Now that the 2022 NFL season is over, it's time to look ahead to an offseason that will help shape the Seahawks' fortunes in 2023 and beyond. With free agency kicking off next month and the draft following in April, Seahawks.com is taking a position-by-position look at where the team stands prior to the start of the new league year. Today we kick things off with quarterback, and tomorrow we'll turn our attention to safety.
Last offseason brought one of the biggest trades in Seahawks history, with Seattle sending Russell Wilson to the Broncos for three players and multiple first and second-round picks, including what ended up being the No. 5 overall pick in this year's draft. And with that move, the Seahawks had uncertainty at quarterback heading into training camp for the first time since Wilson won the starting job as a rookie in 2012.
Geno Smith, who had spent the previous seven seasons as a backup, including three years in Seattle behind Wilson, opened camp in a competition with Drew Lock, a player acquired in the trade, and Smith eventually was able to win the job.
Smith winning the job wasn't a big surprise, but what he did with the opportunity shocked just about everyone other than the quarterback himself. In his first year as a starter since 2014, Smith got off to a fast start to help put the Seahawks in playoff contention, and he finished the year leading the NFL in completion percentage (69.8), finishing in the top five in touchdown passes (30) and passer rating (100.9), and setting franchise records for completion percentage, passing yards (4,282), completions (399) and pass attempts (572) as the Seahawks went 9-8 to earn a Wild Card playoff berth. Last week, he was named the Associated Press Comeback Player of the Year.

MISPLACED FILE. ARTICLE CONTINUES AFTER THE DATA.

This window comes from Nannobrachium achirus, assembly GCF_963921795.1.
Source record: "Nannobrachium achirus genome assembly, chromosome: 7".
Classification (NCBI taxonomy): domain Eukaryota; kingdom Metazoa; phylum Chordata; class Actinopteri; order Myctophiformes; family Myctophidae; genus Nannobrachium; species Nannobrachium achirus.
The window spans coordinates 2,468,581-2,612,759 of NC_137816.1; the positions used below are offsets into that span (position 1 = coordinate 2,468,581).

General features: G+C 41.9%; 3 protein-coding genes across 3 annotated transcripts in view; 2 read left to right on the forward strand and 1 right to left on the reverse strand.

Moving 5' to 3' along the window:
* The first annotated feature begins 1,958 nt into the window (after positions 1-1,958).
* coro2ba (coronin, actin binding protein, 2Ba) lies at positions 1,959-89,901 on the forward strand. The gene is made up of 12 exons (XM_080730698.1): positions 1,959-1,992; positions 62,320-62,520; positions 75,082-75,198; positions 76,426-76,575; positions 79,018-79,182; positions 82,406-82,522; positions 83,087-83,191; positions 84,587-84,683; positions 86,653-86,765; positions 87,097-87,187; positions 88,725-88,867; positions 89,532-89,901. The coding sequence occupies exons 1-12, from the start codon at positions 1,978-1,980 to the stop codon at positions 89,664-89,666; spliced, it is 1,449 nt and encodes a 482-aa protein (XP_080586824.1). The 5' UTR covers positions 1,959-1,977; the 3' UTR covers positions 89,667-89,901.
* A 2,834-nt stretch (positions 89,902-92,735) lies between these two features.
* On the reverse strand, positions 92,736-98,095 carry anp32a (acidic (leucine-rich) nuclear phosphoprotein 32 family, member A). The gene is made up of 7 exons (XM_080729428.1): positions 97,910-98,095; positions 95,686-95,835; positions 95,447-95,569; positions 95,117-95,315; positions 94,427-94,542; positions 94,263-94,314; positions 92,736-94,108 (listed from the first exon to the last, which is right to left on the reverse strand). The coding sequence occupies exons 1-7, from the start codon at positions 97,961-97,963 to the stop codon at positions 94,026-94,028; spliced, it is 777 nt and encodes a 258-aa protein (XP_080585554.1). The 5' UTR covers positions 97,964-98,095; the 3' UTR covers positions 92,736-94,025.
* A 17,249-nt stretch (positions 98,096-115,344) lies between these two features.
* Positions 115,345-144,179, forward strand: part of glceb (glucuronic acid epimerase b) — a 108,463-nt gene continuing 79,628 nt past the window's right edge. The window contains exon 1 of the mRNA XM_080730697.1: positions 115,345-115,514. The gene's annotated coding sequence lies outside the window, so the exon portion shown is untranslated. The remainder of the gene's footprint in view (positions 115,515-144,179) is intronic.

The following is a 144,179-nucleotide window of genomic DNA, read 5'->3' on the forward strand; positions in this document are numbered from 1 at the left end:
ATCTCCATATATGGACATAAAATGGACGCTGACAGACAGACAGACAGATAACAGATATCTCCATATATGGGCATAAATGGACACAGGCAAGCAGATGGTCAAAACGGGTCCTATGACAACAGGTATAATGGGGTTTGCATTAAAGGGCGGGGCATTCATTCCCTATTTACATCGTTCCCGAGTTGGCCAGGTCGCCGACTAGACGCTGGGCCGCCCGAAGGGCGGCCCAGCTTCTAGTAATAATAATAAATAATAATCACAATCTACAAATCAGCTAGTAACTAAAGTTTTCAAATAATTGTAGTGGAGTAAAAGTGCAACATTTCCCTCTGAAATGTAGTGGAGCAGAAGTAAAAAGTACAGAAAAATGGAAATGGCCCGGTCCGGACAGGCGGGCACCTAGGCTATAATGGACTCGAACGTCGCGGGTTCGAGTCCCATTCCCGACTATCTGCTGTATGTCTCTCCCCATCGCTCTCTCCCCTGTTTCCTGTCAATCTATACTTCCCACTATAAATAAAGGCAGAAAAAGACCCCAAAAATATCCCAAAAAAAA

"He's for real," Seahawks coach Pete Carroll said after Seattle's playoff loss to the 49ers. "Geno is the real deal. He can do all of the things that a terrific quarterback does. His movement was probably more of a surprise that he was so efficient with his movement—he could always throw it. His ability to stay poised and calm throughout the season, throughout the year—with all of the hype and the buildup, he could have gone south five different times, and he never did. He never wavered. His leadership really stood out. His voice in the locker room, his voice with our players, he said the right stuff all year, right up to today. It's a great story. It's a great story for a lot of players, in other sports, wherever you want to go, if you keep hanging in there and you believe in yourself, and you don't let the messaging outside of you affect who you are and what you are, you'll find your best. I think Geno has found his best, and he's ready to come back and go again. I thought he had just an unbelievably great season for us."
Smith played every offensive snap in 2022, so the Seahawks didn't get to see Lock in regular-season action, but the former Broncos second-round pick did make a good impression in practice.
Question to answer this offseason: Will the Comeback Player of the Year come back to Seattle in 2023?
We might as well kick off this offseason primer series with the biggest question of Seattle's offseason: will Smith be re-signed?
Smith, who re-signed with the Seahawks last offseason, was on a one-year deal during his breakout season, meaning he is set to become an unrestricted free agent when the new league year begins next month unless he and the Seahawks agree to a new deal, or unless the Seahawks use the franchise tag.
Carroll and general manager John Schneider have both stated this offseason that their hope is to bring Smith back, and Smith too is hoping for that outcome, but there is still the business side of things to sort out in order for Smith to be the team's quarterback in 2023 and beyond.